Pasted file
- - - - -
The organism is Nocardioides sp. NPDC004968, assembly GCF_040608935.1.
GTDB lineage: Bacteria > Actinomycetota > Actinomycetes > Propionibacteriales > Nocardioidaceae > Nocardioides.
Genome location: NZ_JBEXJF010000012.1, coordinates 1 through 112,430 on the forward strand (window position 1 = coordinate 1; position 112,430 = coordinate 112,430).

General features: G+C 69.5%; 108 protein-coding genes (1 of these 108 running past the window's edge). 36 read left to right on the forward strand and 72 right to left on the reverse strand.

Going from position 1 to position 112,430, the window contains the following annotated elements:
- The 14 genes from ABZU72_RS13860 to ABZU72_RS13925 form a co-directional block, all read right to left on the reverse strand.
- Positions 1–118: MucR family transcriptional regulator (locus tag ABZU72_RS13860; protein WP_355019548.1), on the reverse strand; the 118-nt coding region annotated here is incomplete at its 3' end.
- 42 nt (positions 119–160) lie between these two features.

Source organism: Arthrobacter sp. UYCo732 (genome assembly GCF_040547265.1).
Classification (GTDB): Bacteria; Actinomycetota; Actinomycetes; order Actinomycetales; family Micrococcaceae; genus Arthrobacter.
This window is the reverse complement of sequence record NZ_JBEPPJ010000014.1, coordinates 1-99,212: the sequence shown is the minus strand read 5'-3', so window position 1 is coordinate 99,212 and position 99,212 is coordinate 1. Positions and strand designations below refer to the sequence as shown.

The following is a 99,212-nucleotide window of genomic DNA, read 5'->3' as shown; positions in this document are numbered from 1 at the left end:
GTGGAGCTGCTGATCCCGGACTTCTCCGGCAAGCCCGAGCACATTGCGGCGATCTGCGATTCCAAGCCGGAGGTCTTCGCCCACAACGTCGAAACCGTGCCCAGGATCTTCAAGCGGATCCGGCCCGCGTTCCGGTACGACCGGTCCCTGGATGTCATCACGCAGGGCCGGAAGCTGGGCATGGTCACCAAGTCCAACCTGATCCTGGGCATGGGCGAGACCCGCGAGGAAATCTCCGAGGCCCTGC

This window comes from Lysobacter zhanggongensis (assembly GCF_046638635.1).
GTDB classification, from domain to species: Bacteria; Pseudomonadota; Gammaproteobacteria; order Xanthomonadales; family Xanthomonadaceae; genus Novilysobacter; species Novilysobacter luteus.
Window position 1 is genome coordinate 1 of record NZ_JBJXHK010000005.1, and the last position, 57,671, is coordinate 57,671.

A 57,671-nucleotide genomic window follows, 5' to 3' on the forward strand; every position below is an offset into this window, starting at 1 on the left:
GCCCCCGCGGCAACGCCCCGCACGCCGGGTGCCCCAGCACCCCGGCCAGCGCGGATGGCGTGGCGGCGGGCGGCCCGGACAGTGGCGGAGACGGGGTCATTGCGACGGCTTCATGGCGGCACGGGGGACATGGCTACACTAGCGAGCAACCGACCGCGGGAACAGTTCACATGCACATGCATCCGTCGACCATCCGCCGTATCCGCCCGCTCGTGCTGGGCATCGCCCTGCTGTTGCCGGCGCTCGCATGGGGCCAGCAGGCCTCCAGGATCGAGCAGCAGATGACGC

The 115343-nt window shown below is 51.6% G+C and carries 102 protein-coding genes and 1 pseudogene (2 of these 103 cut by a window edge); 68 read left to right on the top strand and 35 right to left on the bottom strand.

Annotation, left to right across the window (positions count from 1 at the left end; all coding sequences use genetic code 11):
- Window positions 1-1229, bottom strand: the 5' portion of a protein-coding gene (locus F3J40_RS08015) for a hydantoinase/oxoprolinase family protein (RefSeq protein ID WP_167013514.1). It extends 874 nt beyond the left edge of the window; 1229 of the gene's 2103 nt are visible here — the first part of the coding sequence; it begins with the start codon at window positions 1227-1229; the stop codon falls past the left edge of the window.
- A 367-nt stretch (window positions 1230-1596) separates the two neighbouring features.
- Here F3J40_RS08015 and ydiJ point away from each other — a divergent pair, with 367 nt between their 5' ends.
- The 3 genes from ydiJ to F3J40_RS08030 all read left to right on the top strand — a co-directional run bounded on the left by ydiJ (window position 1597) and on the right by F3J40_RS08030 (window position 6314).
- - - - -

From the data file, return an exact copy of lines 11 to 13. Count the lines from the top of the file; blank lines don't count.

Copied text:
This window is the reverse complement of sequence record NZ_JBEPPJ010000014.1, coordinates 1-99,212: the sequence shown is the minus strand read 5'-3', so window position 1 is coordinate 99,212 and position 99,212 is coordinate 1. Positions and strand designations below refer to the sequence as shown.

The following is a 99,212-nucleotide window of genomic DNA, read 5'->3' as shown; positions in this document are numbered from 1 at the left end:
GTGGAGCTGCTGATCCCGGACTTCTCCGGCAAGCCCGAGCACATTGCGGCGATCTGCGATTCCAAGCCGGAGGTCTTCGCCCACAACGTCGAAACCGTGCCCAGGATCTTCAAGCGGATCCGGCCCGCGTTCCGGTACGACCGGTCCCTGGATGTCATCACGCAGGGCCGGAAGCTGGGCATGGTCACCAAGTCCAACCTGATCCTGGGCATGGGCGAGACCCGCGAGGAAATCTCCGAGGCCCTGC